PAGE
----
Trump's Labor Department Really Doesn't Want You to Have ESG Options in Your 401(k) Plan
Proposed rule is based on the premise that workers’ retirement security could be compromised by investments that consider climate and other material ESG risks.
At a time when virtually the entire investment world has acknowledged that environmental, social, and governance risks and opportunities are relevant material considerations for investors, the U.S. Department of Labor has proposed a rule that would limit the ability of retirement plans to include investment funds or strategies that integrate ESG factors into their investment process. Such plans covered under ERISA include most corporate defined-benefit plans that provide a pension to beneficiaries and defined-contribution plans, such as 401(k) plans, in which plan participants choose their contribution level, direct their investments into a set of what are usually mutual fund options, and then use the proceeds during their retirement.
Let's focus on what the rule proposes for 401(k) plans.
Note that DOL guidance has allowed plan fiduciaries to select ESG fund options for years under the so-called "all things equal" test. If plan fiduciaries want to include an ESG fund, they must find it to be substantially similar to other possible investments from the standpoint of risk-adjusted return and fees. If that's the case, a fund's ESG focus, which is said to be merely a "collateral" benefit, can be used, in essence, to break the tie with a conventional fund. ESG considerations are here assumed to provide possible benefits to the environment, society in general, or corporate governance but not to offer any financial benefits that conventional funds could not provide. That's an increasingly dubious assumption that we'll get back to in a minute.
So, you may wonder, what's wrong with the "all things equal" test? Have plan fiduciaries been misusing it somehow? Have they been choosing ESG funds that are inferior investments? No evidence of that is provided in the DOL proposal. It only notes the increasing use of ESG in investment strategies and the increase in assets into such strategies. It might have also noted, in full disclosure, that the Trump Administration sees ESG as a threat to fossil-fuel investments, and a 2019 executive order aimed at encouraging fossil-fuel development asked the DOL to review rules related to energy investments in retirement plans. ESG investments sometimes underweight fossil fuel or avoid it altogether.
The proposed rule tightens the "all things equal" standard by allowing an ESG fund to be selected only if it doesn't require the plan to forgo adding other non-ESG-themed investment options, the fiduciary uses only "objective" risk/return criteria to select and monitor all investments, and it does not designate the ESG fund as a Qualified Default Investment Alternative. With a QDIA, plan participants' money is invested for those who don't specifically allocate their contributions to other fund options. For 401(k) plans that have designated QDIAs (mostly target-date fund series), the overwhelming majority of participant assets go into those funds. The DOL apparently thinks designating an ESG fund or target-date series as a QDIA would be forcing some unsuspecting plan participants to invest in collateral environmental, societal, and corporate-governance benefits they don't believe in at the expense of investment returns.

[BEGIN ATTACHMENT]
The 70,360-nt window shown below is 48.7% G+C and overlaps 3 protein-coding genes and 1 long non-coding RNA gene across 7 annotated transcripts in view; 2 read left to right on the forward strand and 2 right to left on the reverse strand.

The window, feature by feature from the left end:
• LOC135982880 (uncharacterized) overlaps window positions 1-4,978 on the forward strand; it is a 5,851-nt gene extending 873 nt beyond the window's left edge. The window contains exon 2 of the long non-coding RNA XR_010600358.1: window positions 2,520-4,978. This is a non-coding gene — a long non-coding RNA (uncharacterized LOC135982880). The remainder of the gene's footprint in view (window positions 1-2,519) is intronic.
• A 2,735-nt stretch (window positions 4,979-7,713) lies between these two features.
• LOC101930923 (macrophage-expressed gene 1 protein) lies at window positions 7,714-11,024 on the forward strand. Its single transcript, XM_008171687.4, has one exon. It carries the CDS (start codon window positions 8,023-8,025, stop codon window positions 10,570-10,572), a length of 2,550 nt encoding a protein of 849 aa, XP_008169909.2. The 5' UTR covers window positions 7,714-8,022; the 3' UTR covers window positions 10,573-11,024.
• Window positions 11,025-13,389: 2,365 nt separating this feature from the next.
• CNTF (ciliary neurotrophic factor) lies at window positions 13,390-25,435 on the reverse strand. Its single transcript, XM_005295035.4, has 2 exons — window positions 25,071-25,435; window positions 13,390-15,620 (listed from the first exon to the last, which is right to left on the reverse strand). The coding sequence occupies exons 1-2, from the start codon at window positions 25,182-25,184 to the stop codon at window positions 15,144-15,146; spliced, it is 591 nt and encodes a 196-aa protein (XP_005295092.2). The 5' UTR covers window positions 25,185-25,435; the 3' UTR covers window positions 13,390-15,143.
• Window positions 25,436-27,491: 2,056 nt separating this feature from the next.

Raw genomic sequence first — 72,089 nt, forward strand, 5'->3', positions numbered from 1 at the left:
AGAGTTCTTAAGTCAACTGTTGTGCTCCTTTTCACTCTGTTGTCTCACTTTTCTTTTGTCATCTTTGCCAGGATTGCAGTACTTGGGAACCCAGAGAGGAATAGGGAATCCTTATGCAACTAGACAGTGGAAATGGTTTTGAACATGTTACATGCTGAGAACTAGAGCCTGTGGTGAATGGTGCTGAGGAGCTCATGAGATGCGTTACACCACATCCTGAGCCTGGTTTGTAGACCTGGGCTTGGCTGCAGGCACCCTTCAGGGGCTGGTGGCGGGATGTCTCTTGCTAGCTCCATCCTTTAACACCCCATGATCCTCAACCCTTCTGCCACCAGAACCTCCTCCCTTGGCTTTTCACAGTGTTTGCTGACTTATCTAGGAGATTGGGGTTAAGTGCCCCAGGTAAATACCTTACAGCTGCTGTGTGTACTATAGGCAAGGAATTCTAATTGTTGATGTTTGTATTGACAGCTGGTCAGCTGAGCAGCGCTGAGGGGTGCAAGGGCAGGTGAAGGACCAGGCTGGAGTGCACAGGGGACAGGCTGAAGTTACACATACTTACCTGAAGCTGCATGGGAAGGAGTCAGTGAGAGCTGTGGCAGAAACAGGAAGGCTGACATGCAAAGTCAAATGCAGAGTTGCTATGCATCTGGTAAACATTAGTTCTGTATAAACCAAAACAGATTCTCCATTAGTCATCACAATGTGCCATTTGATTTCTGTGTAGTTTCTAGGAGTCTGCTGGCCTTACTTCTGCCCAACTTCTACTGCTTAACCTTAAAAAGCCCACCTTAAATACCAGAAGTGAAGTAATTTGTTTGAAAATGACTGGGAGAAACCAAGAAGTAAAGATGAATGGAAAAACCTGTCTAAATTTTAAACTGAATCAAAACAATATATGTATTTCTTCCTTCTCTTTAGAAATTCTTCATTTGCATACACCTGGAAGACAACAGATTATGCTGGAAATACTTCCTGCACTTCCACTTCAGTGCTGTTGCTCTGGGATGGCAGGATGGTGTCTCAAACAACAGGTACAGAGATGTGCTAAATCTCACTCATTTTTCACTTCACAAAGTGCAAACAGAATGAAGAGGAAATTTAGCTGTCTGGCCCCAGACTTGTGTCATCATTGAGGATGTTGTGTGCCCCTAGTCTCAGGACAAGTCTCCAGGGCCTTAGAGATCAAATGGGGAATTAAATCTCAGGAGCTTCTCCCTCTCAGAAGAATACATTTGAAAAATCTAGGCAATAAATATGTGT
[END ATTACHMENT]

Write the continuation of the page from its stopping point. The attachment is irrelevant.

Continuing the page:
As a result, any fund that offers such collateral benefits as improving the environment, society at large, or the way corporations are governed is automatically removed from QDIA consideration, no matter how good of a financial investment it may be, and may only be offered in a 401(k) lineup if it doesn't take up space for non-ESG options. The proposal also warns plan fiduciaries to carefully document any selection of an ESG fund option.
So, while there is no demonstrated need for the rule other than the Trump Administration's desire to protect the fossil-fuel industry, the biggest problem with the proposal is that it reflects a (willful?) misunderstanding of what ESG investing is about today. The DOL is stuck in the 20th century, when the precursor to what we call ESG investing--socially responsible investing--was a niche investment approach practiced by relatively few investors who wanted to align their investments with their values. For some, these were religious values; for others, these were progressive values. In so doing, these funds excluded some portion of the market from their portfolios, and because these exclusions caused tracking error that sometimes led to underperformance, they were considered by many to be inferior investments, even though empirical research generally found no performance penalty.